As far as municipal politics go, Taber made history on Monday when it live streamed its council meeting for the very first time inside council chambers.
The live-streams will occur during each regular and special meeting of council, and recordings will subsequently be made available on the town’s official YouTube page.
Livestreaming refers to online streaming media simultaneously recorded and broadcast in real time to the viewer.
Given council meetings have been moved to 3:30 p.m., a time where many full-time working Taberites cannot attend, council should be applauded in this move in adding a level of transparency to their proceedings.
Any extra avenue the general public can use to stay in contact with its town council and administrators is making forward progress.
There was some fear by councillor Jack Brewin at the time when the camera system was first approved prior to the renovation of chambers, that clips could be edited to malign or denigrate town council.
While that may be true, having the livestream in its entirety is the perfect defence, while also vilifying anyone who would attempt to do such an underhanded thing.
There has been some trepidation among media circles that councils livestreaming their meetings would make their jobs obsolete. The Taber Times does not have that fear.
The newspaper still departmentalizes the bigger topics of the day of the council meeting for the consumer so they do not have to wade through a meeting in its entirety in a livestream, which the reporter does for the reader in condensing information. The newspaper also offers a product that goes far past council meetings with business advertising, editorials, columns, sports and entertainment news and features on people and organizations that are making a difference in their respective communities. As technology advances, in a world that is more and more stressing viewing computer/television screens, newspapers online or hard copies, encourage reading and literacy.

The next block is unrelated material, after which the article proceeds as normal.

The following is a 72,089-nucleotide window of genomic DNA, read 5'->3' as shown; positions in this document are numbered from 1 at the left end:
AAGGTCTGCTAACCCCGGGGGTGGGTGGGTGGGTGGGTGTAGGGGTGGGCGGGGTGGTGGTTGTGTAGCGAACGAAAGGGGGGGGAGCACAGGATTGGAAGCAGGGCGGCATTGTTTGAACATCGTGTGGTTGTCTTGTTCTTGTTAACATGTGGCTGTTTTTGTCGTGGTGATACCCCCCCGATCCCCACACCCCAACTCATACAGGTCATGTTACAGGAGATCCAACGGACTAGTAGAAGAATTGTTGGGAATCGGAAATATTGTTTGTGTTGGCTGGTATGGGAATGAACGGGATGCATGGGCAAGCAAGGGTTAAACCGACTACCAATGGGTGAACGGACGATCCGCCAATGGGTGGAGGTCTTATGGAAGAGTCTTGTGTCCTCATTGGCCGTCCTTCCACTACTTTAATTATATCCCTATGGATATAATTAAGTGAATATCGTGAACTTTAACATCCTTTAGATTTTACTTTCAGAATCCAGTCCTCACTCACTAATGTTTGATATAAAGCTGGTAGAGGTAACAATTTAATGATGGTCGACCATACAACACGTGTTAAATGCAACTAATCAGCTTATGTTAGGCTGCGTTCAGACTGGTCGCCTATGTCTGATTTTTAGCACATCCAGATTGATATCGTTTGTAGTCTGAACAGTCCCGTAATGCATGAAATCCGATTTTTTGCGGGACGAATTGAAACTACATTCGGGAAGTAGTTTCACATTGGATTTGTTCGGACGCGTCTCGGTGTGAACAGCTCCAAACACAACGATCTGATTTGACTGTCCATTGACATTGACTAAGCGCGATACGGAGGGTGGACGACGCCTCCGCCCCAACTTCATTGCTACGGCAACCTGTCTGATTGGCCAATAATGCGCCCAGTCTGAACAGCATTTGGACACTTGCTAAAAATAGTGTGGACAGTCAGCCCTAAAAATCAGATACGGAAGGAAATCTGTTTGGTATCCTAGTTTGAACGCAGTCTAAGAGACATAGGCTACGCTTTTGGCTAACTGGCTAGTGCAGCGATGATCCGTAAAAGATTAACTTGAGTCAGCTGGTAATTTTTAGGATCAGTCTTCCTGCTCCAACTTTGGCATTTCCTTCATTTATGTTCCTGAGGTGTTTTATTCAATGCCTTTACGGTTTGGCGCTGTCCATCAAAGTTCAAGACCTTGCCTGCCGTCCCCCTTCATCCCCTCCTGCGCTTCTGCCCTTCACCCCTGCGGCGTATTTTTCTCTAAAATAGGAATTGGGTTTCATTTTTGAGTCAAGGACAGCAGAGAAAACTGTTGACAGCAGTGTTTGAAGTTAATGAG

Just as the public demands more transparency from its municipal government, livestreaming meetings can take the media to task as well for accuracy which The Times welcomes with open arms. Some (not all) who vied for a town council seat back in October 2017 brought up the ‘Fake News’ narrative during the candidate debate at the Heritage Inn, throwing shade the Taber Times’ way.
For any moment that a reader was reading a Times article where it crosses their mind of ‘did he/she really say that?’, they can now cross reference articles with the livestreams to see if things match up. Livestreaming is a win/win on both sides who demand transparency and accountability.
The Times has certainly been critical of past councils when it comes to transparency with their quite liberal interpretation of the FOIPP (Freedom of Information and Protection of Privacy Act) when it comes to the abundance of in-camera discussions involving some topics The Times has disagreed with as worthy of being away from the public eye. But, give credit where credit is due. Livestreaming open sessions of public meetings allows for a greater access to the public to its elected officials which is always a good thing in the practice of democracy.